Sri Lanka crisis: 13-hour daily power cuts as country faces worst economic collapse since 1948

Authorities have been told to turn off streets lights to conserve power

Shweta Sharma
Thursday 31 March 2022 14:12 BST
<p>Cash-strapped South Asian nation with a population of 22 million has been forced to ration electricity for its people amid its worst economic crisis in decades </p>

Cash-strapped South Asian nation with a population of 22 million has been forced to ration electricity for its people amid its worst economic crisis in decades

Sri Lankans are bracing for record, 13-hour blackouts as the government on Thursday said power cuts are expected to continue till May amid the island nation’s worst economic crisis in decades.

On Wednesday, parts of the country faced 10-hour-long power cuts but it was extended up to 13 hours on Thursday as Sri Lanka ran out of oil to power thermal generators.

The Indian Ocean nation has been battling a severe foreign exchange crunch, the worst since its independence in 1948, leading to an acute shortage of foreign currency to pay for imports of food, medicine and fuel.

Sri Lanka’s power minister Pavithra Wanniarachchi is relying on diesel shipment under a larger $500m credit line from India, which is due to arrive on Saturday.

“Once that arrives we will be able to reduce load-shedding hours but until we receive rains, probably sometime in May, power cuts will have to continue” Mr Wanniarachchi said. “There is nothing else we can do.”

“We have already instructed officials to shut off street lights around the country to help conserve power,” he said.

The cash-strapped South Asian nation with a population of 22 million has been forced to ration electricity for its people, publications stopped newspaper printing and schools had to halt written exams, while soldiers had to be deployed at hundreds of state-run gas stations amid shortages.

A bus worker and others wait to buy fuel in Colombo on 2 March

At least two more hospitals have suspended routine surgeries as they were running dangerously low on vital medicine supplies, anaesthetics and chemicals to carry out diagnostic tests and save them for emergency cases.

The country’s largest medical facility, the National Hospital of Sri Lanka in Colombo, had already reportedly halted routine diagnostic tests.

Sri Lanka’s economic woes have been blamed on successive governments not diversifying exports and relying on traditional cash sources like tea, garments and tourism, and on a culture of consuming imported goods.

The Covid-19 pandemic led to a further blow to its economy, with the government estimating a loss of $14bn in the last two years.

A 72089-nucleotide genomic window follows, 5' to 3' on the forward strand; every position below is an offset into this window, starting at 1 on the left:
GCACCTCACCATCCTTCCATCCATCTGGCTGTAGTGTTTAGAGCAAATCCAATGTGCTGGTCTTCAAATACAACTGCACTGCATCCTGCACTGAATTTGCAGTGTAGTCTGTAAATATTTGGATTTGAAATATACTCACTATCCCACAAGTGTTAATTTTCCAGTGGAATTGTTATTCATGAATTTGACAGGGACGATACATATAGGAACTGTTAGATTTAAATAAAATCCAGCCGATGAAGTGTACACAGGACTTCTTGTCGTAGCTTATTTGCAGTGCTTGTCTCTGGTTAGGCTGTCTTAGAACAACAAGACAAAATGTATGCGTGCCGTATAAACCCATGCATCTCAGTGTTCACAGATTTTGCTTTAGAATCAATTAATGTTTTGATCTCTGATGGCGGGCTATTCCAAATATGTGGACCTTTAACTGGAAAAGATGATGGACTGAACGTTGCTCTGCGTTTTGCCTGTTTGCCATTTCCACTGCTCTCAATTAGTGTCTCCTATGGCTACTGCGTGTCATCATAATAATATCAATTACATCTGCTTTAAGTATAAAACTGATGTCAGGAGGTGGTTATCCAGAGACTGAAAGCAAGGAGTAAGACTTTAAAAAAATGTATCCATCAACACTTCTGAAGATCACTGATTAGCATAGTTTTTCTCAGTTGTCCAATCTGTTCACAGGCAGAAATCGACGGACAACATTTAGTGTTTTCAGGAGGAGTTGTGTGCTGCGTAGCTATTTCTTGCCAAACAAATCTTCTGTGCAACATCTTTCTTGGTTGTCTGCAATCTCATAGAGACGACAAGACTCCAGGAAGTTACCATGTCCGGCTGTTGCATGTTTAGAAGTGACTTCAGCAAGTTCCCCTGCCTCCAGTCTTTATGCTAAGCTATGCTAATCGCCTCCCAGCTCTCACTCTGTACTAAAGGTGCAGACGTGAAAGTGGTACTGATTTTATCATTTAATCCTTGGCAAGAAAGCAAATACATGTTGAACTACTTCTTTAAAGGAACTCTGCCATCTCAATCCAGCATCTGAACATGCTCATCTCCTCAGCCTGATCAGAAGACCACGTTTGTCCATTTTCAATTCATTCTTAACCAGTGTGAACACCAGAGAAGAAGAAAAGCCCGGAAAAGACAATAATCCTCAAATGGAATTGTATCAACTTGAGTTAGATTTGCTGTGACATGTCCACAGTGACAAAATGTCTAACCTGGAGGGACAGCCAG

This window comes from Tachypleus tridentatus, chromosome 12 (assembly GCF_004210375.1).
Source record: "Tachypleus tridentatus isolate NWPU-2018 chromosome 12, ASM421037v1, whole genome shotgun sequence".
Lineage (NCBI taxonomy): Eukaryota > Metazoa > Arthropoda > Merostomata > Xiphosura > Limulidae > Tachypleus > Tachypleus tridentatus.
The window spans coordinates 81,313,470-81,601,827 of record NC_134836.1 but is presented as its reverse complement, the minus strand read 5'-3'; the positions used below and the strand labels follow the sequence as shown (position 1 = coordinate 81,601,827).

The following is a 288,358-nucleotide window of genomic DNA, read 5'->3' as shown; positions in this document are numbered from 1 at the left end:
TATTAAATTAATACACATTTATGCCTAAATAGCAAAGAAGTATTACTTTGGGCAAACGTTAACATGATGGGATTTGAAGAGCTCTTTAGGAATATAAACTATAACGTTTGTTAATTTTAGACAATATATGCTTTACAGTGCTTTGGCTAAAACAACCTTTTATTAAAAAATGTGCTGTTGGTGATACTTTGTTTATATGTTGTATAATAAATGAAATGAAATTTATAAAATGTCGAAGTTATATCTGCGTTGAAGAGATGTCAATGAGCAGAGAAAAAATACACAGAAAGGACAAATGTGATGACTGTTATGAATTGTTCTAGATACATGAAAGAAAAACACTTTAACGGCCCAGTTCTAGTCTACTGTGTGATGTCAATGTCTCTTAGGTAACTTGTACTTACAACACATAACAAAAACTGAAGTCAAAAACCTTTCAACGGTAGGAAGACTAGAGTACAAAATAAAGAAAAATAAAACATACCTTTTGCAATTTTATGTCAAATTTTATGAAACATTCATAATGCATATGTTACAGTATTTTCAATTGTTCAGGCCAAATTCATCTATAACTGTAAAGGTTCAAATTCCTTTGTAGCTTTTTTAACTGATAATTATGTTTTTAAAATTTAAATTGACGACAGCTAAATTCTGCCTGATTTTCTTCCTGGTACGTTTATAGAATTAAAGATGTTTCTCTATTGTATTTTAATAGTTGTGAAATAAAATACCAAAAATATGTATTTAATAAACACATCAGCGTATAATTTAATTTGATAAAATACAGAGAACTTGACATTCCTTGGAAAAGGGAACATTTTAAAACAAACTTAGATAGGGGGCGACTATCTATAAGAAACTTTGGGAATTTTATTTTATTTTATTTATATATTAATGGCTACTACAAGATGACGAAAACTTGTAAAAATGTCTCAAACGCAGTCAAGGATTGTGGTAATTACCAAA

The Catholic Bishops Conference in Sri Lanka described the country as a “failed state” that will cause irreversible damage to people.

They called on the government and opposition to unite and stop playing the blame game as the country appeared to descend into chaos.

“All successive governments to date are responsible in varying degree for the present state of affairs,” it said in a statement.

People hold placards during a demonstration against the shortage of cooking gas, fuel and rising prices of other essential commodities in Colombo on 30 March

“The country is fast approaching the precipice of a failed state that will in its wake inflict irreversible injuries on the people,” the statement added.

Meanwhile, Sri Lanka has approached the International Monetary Fund for help while seeking more loans from India and China.

It already has a severe foreign debt problem. The country’s foreign debt repayment obligations are around $7bn for this year alone.

India has already provided a $1bn credit line to buy essentials, following a previous $500m to buy fuel. China, one of Sri Lanka’s main creditors, is considering its request for a $2.5bn economic assistance package.

According to the Central Bank, inflation rose to 17. 5 per cent in February from 16.8 per cent a month earlier. It is expected to rise further as the government has allowed the local currency to float freely, resulting in higher prices for fuel and other goods.

Additional reporting by agencies

Join our commenting forum

Join thought-provoking conversations, follow other Independent readers and see their replies


Thank you for registering

Please refresh the page or navigate to another page on the site to be automatically logged inPlease refresh your browser to be logged in